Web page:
Fittingly, the release was produced in Nashville by Grammy-nominated, revered songwriter, musician and producer Buddy Miller. It includes duets with Dolly Parton, Emmylou Harris and Patty Loveless. Burke's voice is drescribed as masterful and heartrending as on his two most recent critically acclaimed CDs 'Make Do With What You Got' and the Grammy Award-winning 'Don't Give Up On Me.' The 14 tracks are written by a diverse mix of songwriters including Bruce Springsteen, Parton, previously unreleased songs written by Patty Griffin and Gillian Welch (on which they both contribute background vocals on their respective cuts), as well as producer Buddy and his wife Julie Miller, Tom T. Hall, George Jones, Jim Lauderdale, Don Williams and Kevin Welch, among others.
Solomon Burke's return to country is as much a spiritual renewal as it is a reinterpretation of some of Nashville's greatest mainstream and Americana songs. The 66-year old King of Rock & Soul has always plied the gospel, of course, but Music City sometimes forgets to feel it in its bones. Buddy Miller, whose gritty hillbilly pleadings always carry a healthy dose of otherworldly soulfulness, is the right producer to bring it all together, since he invites such sidemen as Sam Bush, Kenny Vaughan, and Byron House, as well as guests/duet partners Patty Griffin, Dolly Parton, Emmylou Harris, Gillian Welch, and Patty Loveless. This is the kind of album that clicks right off but continues to grow on you, such greasy, rolling blues-rock songs as Paul Kennerley and Barry Tashian's "Honey, Where's the Money Gone" loosening up your sacroiliac and Griffin's affecting "Up to the Mountain" morphing into a secular hymn in Burke's big hands. Not everything completely jells: The R&B chorines on "Vicious Circle" jar next to Miller's plinking banjo and Li'l Abner framework, and this rendition of his searing "Does My Ring Burn Your Finger" cries out for wife Julie's songbird harmonies. But when everybody sets their mouth right--as on Burke's duet with Harris on the George Jones/Tammy Wynette classic "We're Gonna Hold On"--the seas nearly part. Throw in some cockiness from the delightfully twisted psyche of Jim Lauderdale ("Seems Like You're Gonna Take Me Back") and Vaughan's blistering chicken-pickin' electric guitar, and lawdy, momma, ain't that good news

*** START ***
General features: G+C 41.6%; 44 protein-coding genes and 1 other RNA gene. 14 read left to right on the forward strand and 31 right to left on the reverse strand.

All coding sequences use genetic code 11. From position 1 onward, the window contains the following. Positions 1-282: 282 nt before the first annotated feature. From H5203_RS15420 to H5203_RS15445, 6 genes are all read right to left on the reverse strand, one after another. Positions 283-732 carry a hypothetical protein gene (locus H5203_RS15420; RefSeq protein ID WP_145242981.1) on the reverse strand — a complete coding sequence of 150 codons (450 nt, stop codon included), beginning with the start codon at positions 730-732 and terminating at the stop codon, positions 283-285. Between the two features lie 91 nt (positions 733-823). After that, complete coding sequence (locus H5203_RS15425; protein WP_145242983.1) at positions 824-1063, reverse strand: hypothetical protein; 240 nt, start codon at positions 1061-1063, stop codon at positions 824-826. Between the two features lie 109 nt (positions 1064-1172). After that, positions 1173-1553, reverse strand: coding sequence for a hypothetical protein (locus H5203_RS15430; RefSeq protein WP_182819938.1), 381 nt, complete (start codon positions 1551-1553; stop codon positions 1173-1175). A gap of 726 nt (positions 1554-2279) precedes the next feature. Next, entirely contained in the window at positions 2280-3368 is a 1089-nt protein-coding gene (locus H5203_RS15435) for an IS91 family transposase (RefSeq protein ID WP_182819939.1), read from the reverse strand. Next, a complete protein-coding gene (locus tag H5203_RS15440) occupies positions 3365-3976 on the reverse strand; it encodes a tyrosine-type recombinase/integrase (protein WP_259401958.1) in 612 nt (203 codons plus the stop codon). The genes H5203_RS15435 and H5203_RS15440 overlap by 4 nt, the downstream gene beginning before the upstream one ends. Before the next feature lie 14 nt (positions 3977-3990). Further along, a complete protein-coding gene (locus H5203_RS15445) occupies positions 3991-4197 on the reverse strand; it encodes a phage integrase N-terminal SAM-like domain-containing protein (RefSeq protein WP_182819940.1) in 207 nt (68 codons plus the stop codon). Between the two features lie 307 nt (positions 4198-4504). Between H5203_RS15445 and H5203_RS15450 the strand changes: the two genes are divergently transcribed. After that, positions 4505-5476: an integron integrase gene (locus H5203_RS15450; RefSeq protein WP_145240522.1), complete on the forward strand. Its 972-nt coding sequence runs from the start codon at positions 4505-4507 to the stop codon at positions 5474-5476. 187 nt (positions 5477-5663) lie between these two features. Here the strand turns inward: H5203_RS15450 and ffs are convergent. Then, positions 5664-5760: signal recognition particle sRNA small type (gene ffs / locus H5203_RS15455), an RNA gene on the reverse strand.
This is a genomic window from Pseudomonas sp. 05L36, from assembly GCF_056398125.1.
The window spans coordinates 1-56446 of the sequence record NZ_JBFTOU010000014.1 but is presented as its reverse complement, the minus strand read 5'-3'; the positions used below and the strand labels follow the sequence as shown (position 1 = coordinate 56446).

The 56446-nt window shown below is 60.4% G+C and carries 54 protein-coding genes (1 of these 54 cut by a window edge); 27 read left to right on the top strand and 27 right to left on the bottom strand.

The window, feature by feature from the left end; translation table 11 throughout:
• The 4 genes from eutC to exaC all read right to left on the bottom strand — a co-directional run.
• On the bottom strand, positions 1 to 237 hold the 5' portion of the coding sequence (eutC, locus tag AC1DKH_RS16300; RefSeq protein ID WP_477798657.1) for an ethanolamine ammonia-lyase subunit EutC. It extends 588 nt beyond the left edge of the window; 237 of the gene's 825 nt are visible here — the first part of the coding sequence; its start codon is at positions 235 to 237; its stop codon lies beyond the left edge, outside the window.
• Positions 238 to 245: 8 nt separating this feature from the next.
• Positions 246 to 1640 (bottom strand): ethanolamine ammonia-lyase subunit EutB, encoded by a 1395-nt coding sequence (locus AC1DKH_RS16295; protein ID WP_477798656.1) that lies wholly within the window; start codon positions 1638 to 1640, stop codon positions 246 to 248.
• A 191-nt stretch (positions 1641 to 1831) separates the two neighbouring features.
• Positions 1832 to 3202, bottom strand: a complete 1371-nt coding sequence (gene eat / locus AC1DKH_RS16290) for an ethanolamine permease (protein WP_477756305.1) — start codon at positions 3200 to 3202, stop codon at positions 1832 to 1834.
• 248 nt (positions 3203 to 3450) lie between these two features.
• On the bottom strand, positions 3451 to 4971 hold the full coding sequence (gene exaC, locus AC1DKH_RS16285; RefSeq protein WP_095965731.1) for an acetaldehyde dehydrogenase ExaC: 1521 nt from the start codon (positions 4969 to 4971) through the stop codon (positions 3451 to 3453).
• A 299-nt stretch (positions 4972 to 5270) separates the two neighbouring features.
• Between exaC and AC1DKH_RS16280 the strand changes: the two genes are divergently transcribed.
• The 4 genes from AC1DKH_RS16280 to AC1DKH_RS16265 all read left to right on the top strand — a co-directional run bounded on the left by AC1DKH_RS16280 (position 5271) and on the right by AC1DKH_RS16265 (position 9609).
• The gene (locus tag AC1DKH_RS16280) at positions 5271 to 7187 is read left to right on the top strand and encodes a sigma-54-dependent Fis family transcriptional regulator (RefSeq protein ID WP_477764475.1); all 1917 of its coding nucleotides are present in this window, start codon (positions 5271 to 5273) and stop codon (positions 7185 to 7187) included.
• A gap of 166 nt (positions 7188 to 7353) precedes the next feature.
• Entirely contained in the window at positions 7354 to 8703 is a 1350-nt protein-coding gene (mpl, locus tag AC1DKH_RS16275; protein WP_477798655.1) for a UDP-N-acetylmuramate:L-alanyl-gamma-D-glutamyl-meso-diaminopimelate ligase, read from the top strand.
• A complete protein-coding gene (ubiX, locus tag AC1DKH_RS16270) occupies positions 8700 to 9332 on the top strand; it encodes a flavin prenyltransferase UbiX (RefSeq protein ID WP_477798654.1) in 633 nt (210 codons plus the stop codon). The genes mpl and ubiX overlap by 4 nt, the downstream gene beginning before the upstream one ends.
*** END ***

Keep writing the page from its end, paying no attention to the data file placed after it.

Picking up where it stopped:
today! --Alanna Nash